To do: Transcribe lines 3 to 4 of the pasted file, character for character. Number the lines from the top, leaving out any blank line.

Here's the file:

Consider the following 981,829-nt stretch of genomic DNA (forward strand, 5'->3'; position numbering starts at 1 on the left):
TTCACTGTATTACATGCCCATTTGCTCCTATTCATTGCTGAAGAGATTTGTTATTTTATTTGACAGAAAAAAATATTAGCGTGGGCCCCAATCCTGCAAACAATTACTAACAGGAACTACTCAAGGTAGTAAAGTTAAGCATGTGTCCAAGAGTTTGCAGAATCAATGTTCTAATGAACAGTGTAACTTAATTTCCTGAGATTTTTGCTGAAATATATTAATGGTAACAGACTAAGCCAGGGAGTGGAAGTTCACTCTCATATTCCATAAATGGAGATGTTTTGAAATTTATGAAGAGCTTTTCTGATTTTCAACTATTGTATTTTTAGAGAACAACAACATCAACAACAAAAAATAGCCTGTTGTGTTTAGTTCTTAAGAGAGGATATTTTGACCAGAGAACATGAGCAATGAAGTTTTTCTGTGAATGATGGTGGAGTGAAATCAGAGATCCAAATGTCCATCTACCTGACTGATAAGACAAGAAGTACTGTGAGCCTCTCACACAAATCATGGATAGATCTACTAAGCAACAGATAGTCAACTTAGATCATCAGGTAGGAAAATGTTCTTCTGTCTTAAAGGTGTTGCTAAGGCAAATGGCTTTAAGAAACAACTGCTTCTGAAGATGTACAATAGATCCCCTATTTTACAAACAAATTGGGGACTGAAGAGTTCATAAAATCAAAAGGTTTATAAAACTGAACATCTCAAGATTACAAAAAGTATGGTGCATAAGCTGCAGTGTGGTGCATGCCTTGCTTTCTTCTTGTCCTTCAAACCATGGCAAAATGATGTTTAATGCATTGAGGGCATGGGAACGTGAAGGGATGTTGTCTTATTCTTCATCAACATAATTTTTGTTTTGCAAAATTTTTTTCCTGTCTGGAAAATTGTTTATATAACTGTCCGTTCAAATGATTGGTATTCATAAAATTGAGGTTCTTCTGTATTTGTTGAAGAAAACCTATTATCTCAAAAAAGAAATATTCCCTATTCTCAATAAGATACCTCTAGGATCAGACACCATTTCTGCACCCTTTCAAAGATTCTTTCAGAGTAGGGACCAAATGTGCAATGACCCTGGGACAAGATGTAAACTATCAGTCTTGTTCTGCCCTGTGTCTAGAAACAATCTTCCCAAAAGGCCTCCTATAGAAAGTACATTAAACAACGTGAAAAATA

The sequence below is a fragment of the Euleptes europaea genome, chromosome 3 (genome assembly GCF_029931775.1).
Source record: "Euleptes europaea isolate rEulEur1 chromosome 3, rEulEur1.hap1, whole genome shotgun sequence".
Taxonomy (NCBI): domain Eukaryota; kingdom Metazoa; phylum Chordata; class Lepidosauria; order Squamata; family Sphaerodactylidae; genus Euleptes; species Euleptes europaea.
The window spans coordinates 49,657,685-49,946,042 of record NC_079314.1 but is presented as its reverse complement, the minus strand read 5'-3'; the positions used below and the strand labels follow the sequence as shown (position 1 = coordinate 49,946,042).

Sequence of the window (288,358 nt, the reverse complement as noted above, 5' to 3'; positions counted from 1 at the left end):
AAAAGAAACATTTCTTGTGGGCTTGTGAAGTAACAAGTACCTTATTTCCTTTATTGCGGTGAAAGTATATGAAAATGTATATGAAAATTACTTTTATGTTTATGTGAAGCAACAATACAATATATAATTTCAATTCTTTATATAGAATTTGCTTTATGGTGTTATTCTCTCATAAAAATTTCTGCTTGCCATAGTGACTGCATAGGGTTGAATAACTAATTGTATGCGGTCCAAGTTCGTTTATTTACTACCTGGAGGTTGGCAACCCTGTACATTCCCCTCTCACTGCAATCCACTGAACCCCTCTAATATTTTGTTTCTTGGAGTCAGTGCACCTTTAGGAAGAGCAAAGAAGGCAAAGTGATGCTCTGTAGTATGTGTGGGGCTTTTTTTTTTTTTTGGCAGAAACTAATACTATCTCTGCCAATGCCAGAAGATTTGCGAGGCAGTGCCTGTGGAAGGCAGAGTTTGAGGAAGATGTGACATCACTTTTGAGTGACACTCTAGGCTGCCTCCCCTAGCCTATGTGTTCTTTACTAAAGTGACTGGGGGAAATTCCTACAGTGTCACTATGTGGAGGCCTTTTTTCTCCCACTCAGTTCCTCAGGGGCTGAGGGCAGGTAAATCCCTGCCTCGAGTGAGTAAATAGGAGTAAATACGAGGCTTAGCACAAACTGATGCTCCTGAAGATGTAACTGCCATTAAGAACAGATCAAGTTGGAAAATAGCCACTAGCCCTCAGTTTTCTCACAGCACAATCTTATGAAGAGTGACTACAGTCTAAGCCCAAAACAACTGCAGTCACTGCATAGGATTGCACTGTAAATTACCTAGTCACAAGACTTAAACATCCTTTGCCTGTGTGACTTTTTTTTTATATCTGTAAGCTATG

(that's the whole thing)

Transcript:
The sequence below is a fragment of the Euleptes europaea genome, chromosome 3 (genome assembly GCF_029931775.1).
Source record: "Euleptes europaea isolate rEulEur1 chromosome 3, rEulEur1.hap1, whole genome shotgun sequence".